(M) I was a HOT MESS. Clomid was actually the worst. I felt totally crazy and could recognize that my thoughts weren’t rational but felt so much rage I was almost hot while I took that. My OBGYN who prescribed it never told me there could be emotional side effects like this so I was a bit blindsided. So was my family. But it was temporary. The other meds made me cranky and I gained a lot of weight and my skin broke out and I felt like I was always running hot, had night sweats…jeez now that I describe it it was pretty bad. But you muscle through and you tell yourself it’s temporary. This isn’t the new you, it’s a rough and ugly moment in time. Noah and I kind of boarded up the windows and doors and waited for the storm to pass.  Expecting some mood shifts might help set the expectation.
(N) Yeah, Clomid’s a helluva drug. My advice: be kind to your partner. Have a thick skin. Remind them you love them every chance you get. The storm will pass.
(W) What was the toughest part for Noah – besides suffering through those horrible antibiotics?
(N) Those pills were BIG and I get tummy aches easily. In all seriousness, though, the toughest part of our process for me was not being able to just fix it all. Another challenge I felt regularly was that after a failed procedure you weren’t necessarily closer to your goal. In most things you do, even if you fail at a goal, at least your experience or perspective or plans put you in a better position to succeed the next time. Not with this. You start a zero, you get what feels like so close, and then when it doesn’t work you’re back at zero. That was a lot for me to get through.
(W) Noah, so much of the infertility story is focused on women.  Can you explain the male perspective a little?  What was it like for you?  How was what you went through similar and how was it different than what Maya went through?
(N) Every case is different but for us, all my pain was emotional and mental. I am good at compartmentalizing things and I think that skill came in handy during infertility. I was (mostly) to brush aside the bad and disappointment and focus on next steps. Maya had to physically endure all of this. I can’t imagine the frustration that comes when a doctor tells you your body just doesn’t want to do what it’s supposed to do. She was such a warrior through all of this.
(W) Noah, what advice would you give men who are going through infertility difficulties with their spouse or partner?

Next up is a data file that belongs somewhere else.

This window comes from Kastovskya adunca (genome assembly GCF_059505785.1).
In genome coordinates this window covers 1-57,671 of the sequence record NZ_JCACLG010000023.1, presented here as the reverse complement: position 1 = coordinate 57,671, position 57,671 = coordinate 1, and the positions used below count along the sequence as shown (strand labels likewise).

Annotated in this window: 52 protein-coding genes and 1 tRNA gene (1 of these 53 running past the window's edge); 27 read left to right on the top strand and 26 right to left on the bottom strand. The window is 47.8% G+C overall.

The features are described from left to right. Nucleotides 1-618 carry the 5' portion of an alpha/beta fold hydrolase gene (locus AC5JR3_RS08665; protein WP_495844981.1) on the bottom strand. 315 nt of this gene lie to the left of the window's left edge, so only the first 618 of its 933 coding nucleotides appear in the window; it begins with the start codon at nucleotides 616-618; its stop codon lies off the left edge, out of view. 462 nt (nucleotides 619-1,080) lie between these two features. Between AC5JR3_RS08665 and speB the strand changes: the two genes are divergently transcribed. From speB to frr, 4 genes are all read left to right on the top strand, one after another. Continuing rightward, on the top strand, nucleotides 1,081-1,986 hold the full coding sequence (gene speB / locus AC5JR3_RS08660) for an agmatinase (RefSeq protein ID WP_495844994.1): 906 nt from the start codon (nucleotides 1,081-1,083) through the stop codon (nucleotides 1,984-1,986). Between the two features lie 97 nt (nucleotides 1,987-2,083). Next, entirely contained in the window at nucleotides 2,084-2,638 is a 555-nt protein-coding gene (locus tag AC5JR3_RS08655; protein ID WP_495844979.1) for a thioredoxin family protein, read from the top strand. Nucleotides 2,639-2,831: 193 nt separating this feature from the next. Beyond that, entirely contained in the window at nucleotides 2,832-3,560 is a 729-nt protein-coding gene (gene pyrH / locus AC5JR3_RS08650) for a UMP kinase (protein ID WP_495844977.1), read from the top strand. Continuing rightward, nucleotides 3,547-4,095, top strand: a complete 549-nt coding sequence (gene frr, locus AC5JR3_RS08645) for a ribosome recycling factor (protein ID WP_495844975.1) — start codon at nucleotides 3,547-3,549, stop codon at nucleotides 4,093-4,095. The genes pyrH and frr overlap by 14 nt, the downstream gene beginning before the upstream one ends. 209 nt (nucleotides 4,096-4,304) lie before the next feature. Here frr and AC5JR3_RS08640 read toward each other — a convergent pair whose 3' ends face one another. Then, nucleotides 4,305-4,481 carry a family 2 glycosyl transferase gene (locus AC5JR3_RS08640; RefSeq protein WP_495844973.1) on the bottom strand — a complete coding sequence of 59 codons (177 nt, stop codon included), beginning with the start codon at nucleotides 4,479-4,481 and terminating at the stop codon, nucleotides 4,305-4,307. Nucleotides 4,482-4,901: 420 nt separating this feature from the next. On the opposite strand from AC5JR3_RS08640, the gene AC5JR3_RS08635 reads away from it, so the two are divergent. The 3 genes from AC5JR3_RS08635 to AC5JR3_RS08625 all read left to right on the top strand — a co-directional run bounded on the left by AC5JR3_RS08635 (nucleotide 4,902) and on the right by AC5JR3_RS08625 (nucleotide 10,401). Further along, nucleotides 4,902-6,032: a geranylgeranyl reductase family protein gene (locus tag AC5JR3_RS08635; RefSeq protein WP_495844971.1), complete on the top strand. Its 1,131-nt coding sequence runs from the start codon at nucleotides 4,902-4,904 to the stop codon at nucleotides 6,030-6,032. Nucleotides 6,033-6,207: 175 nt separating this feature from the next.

(N) It’s tough to give any blanket advice. Every relationship is different. You have to play both sides of the ball in this. Be relentlessly positive, but acknowledge sadness and disappointment when they’re there. Have a plan, but give yourself the space to be disappointed when things go wrong. Battle every day, but understand this is a long game. And buy flowers or bring home dessert for no reason.
(W) In the world of infertility, women appear to be much more vocal.  How do you think men can begin to contribute and help bring about positive change?
(N) It needs to start with men being able to talk about this with each other. And it’s not that if you tell your buddy the situation he’s going to reject you and tell you your broken and make fun of you to your other friends. He may not have an idea on how to help but that’s fine too. You need people who will listen. The best thing a friend said to me was, “I’m sorry. That really sucks. Tell me about it any time.” That’s it. Men don’t always need to fix things or have an answer. They just need to be able to acknowledge that this sucks. More often than not, though, that friend knows somebody or knows somebody who knows somebody who is dealing with infertility too.
(W) One More Shot was such a well-made film.  I think people would be really interested in seeing some of Noah’s (and Gabriel’s) other projects.  What else have they been involved in? Will Noah be directing any feature lengthy films in the near future? What should we look out for in the future?
(N) I’d love to direct another feature. You got a script ready to go? My day job as a television show runner keeps me pretty busy. I’m finishing a show for History Channel at the moment. I’m also in the process of developing a couple other projects, including somewhat of a sequel to One More Shot. I’m hoping that One More Shot can help me land some higher profile gigs but if nothing else it’s shown me that I’m capable of producing and directing a feature film and can survive the process intact.
(W) You and Noah seem to have such a good relationship throughout your journey.  What can we learn from your journey and how did you stay united as a couple?